In rare cases, physicians recommend surgery for removing the bladder—cystectomy. The surgery cannot be reversed and has a greater impact on the lifestyle of the patient. Urinary diversion surgery is performed to pass urine out of the body. Urine is collected either in a bag that is placed outside the body or in a pouch prepared inside the abdomen using a small piece of the colon or small intestine. Patients need to maintain good personal hygiene to prevent any infection.

Diet and Nutrition

Even though studies have not shown a consistent relationship between a specific diet and the syndrome, some individuals have reported that certain drinks or foods have a negative effect on the symptoms. The list includes tomatoes, chocolates, alcohol, spices, high-acid foods, citrus and other caffeinated beverages, and artificial sweeteners. Making a note of foods or drinks that trigger symptoms and avoiding them is a useful technique. Though this technique requires some time and effort, the notes will surely help to associate the diet with symptoms.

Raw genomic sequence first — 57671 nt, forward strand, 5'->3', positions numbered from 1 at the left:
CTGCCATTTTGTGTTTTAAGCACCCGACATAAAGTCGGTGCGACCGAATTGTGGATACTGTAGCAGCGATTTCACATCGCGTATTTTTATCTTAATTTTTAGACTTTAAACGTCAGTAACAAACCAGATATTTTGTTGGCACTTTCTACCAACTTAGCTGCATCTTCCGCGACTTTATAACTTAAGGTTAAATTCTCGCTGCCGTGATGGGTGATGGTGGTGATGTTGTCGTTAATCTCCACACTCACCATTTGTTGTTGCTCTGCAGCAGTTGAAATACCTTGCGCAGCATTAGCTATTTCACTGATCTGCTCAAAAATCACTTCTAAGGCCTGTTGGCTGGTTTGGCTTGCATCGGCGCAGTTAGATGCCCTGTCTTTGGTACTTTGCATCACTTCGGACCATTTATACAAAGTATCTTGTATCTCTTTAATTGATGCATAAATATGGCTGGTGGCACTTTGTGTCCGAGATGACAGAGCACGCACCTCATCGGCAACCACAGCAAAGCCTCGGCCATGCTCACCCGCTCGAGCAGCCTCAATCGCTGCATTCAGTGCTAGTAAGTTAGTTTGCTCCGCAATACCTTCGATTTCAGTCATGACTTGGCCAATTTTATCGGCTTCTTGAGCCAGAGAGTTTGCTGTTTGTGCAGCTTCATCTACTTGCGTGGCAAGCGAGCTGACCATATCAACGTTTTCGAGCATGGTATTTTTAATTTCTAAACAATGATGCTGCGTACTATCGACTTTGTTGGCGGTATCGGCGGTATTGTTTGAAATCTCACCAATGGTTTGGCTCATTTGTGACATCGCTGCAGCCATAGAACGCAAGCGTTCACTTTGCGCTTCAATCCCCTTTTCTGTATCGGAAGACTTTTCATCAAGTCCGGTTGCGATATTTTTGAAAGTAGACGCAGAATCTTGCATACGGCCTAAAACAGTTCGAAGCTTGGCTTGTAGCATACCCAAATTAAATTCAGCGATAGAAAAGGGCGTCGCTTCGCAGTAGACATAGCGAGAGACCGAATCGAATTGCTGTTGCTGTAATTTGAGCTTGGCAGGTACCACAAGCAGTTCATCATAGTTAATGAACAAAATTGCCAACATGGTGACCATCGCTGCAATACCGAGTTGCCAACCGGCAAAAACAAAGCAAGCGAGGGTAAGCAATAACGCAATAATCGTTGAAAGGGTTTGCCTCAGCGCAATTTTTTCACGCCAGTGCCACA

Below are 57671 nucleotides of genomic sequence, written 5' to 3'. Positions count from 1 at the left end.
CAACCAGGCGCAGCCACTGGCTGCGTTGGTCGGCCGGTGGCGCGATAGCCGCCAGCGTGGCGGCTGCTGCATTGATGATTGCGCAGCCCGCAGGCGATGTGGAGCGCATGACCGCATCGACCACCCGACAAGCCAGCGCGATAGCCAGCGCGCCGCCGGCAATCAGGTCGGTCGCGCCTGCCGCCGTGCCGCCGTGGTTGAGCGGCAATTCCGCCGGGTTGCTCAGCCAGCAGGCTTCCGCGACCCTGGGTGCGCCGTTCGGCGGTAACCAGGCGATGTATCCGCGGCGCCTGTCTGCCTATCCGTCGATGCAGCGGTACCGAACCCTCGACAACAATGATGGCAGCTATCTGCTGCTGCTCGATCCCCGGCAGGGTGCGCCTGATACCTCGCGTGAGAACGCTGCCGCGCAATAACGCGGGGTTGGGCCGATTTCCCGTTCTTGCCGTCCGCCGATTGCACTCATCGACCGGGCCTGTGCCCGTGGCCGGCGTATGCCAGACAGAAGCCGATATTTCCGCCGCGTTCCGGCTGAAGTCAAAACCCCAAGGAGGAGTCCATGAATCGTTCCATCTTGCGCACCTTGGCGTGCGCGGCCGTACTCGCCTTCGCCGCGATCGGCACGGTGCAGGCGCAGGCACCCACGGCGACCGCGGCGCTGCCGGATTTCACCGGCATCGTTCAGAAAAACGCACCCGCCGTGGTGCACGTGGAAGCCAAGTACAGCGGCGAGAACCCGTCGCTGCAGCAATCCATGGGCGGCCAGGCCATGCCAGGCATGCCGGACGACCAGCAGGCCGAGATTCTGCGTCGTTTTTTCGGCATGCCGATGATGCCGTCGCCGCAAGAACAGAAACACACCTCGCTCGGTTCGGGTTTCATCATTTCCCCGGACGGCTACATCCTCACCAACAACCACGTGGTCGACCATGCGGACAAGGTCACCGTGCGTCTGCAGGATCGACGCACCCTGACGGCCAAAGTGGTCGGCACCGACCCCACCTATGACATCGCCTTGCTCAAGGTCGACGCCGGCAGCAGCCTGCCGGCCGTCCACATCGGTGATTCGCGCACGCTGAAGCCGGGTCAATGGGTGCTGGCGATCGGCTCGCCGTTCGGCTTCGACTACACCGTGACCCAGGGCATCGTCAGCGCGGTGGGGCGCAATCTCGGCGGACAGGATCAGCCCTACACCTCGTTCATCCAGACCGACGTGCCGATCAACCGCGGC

Sources

  • www.niddk.nih.gov/…/definition-facts
  • www.niddk.nih.gov/…/symptoms-causes
  • www.niddk.nih.gov/…/diagnosis
  • www.niddk.nih.gov/…/treatment
  • www.niddk.nih.gov/…/eating-diet-nutrition
  • www.mayoclinic.org/…/dxc-20251948
  • www.mayoclinic.org/…/ovc-20251830
  • https://medlineplus.gov/interstitialcystitis.html
  • www.urologyhealth.org/…/treatment

Further Reading

  • All Interstitial Cystitis Content
  • Interstitial Cystitis – What is Interstitial Cystitis?
  • Interstitial Cystitis Causes
  • Interstitial Cystitis Symptoms
  • Interstitial Cystitis Treatments
More…

Last Updated: Jan 22, 2021

Written by

Dr. Damien Jonas Wilson

Dr. Damien Jonas Wilson is a medical doctor from St. Martin in the Carribean. He was awarded his Medical Degree (MD) from the University of Zagreb Teaching Hospital. His training in general medicine and surgery compliments his degree in biomolecular engineering (BASc.Eng.) from Utrecht, the Netherlands. During this degree, he completed a dissertation in the field of oncology at the Harvard Medical School/ Massachusetts General Hospital. Dr. Wilson currently works in the UK as a medical practitioner.